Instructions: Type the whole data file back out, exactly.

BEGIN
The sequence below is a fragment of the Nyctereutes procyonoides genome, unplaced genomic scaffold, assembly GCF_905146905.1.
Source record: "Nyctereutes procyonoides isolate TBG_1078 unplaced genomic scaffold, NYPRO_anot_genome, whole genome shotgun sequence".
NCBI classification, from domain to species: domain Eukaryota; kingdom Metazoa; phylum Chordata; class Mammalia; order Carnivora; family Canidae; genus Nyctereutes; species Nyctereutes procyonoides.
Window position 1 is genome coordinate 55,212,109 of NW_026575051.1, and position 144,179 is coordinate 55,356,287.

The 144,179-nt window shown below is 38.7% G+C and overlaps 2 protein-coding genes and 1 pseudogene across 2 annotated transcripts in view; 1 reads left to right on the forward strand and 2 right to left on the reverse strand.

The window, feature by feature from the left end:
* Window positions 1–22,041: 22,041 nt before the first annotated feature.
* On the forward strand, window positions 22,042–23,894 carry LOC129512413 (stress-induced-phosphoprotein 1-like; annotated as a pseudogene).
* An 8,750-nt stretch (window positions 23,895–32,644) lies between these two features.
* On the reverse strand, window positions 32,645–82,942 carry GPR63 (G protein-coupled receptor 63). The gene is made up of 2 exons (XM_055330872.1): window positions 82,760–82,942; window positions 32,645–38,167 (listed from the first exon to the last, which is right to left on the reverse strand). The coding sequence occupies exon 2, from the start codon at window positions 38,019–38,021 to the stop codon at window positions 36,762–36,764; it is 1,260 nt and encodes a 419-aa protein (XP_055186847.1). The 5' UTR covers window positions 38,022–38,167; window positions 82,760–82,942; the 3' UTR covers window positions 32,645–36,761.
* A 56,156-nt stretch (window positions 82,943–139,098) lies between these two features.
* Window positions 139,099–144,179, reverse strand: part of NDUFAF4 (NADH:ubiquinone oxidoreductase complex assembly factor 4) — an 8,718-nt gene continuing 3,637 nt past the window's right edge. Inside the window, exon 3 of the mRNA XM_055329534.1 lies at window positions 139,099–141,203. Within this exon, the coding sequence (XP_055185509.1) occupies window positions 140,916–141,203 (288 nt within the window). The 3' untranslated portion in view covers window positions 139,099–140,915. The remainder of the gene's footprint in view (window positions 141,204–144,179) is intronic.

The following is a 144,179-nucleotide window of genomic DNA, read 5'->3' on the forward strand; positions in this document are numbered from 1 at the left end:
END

The sequence below is a fragment of the Nyctereutes procyonoides genome, unplaced genomic scaffold, assembly GCF_905146905.1.
Source record: "Nyctereutes procyonoides isolate TBG_1078 unplaced genomic scaffold, NYPRO_anot_genome, whole genome shotgun sequence".
NCBI classification, from domain to species: domain Eukaryota; kingdom Metazoa; phylum Chordata; class Mammalia; order Carnivora; family Canidae; genus Nyctereutes; species Nyctereutes procyonoides.
Window position 1 is genome coordinate 55,212,109 of NW_026575051.1, and position 144,179 is coordinate 55,356,287.

The 144,179-nt window shown below is 38.7% G+C and overlaps 2 protein-coding genes and 1 pseudogene across 2 annotated transcripts in view; 1 reads left to right on the forward strand and 2 right to left on the reverse strand.

The window, feature by feature from the left end:
* Window positions 1–22,041: 22,041 nt before the first annotated feature.
* On the forward strand, window positions 22,042–23,894 carry LOC129512413 (stress-induced-phosphoprotein 1-like; annotated as a pseudogene).
* An 8,750-nt stretch (window positions 23,895–32,644) lies between these two features.
* On the reverse strand, window positions 32,645–82,942 carry GPR63 (G protein-coupled receptor 63). The gene is made up of 2 exons (XM_055330872.1): window positions 82,760–82,942; window positions 32,645–38,167 (listed from the first exon to the last, which is right to left on the reverse strand). The coding sequence occupies exon 2, from the start codon at window positions 38,019–38,021 to the stop codon at window positions 36,762–36,764; it is 1,260 nt and encodes a 419-aa protein (XP_055186847.1). The 5' UTR covers window positions 38,022–38,167; window positions 82,760–82,942; the 3' UTR covers window positions 32,645–36,761.
* A 56,156-nt stretch (window positions 82,943–139,098) lies between these two features.
* Window positions 139,099–144,179, reverse strand: part of NDUFAF4 (NADH:ubiquinone oxidoreductase complex assembly factor 4) — an 8,718-nt gene continuing 3,637 nt past the window's right edge. Inside the window, exon 3 of the mRNA XM_055329534.1 lies at window positions 139,099–141,203. Within this exon, the coding sequence (XP_055185509.1) occupies window positions 140,916–141,203 (288 nt within the window). The 3' untranslated portion in view covers window positions 139,099–140,915. The remainder of the gene's footprint in view (window positions 141,204–144,179) is intronic.

The following is a 144,179-nucleotide window of genomic DNA, read 5'->3' on the forward strand; positions in this document are numbered from 1 at the left end: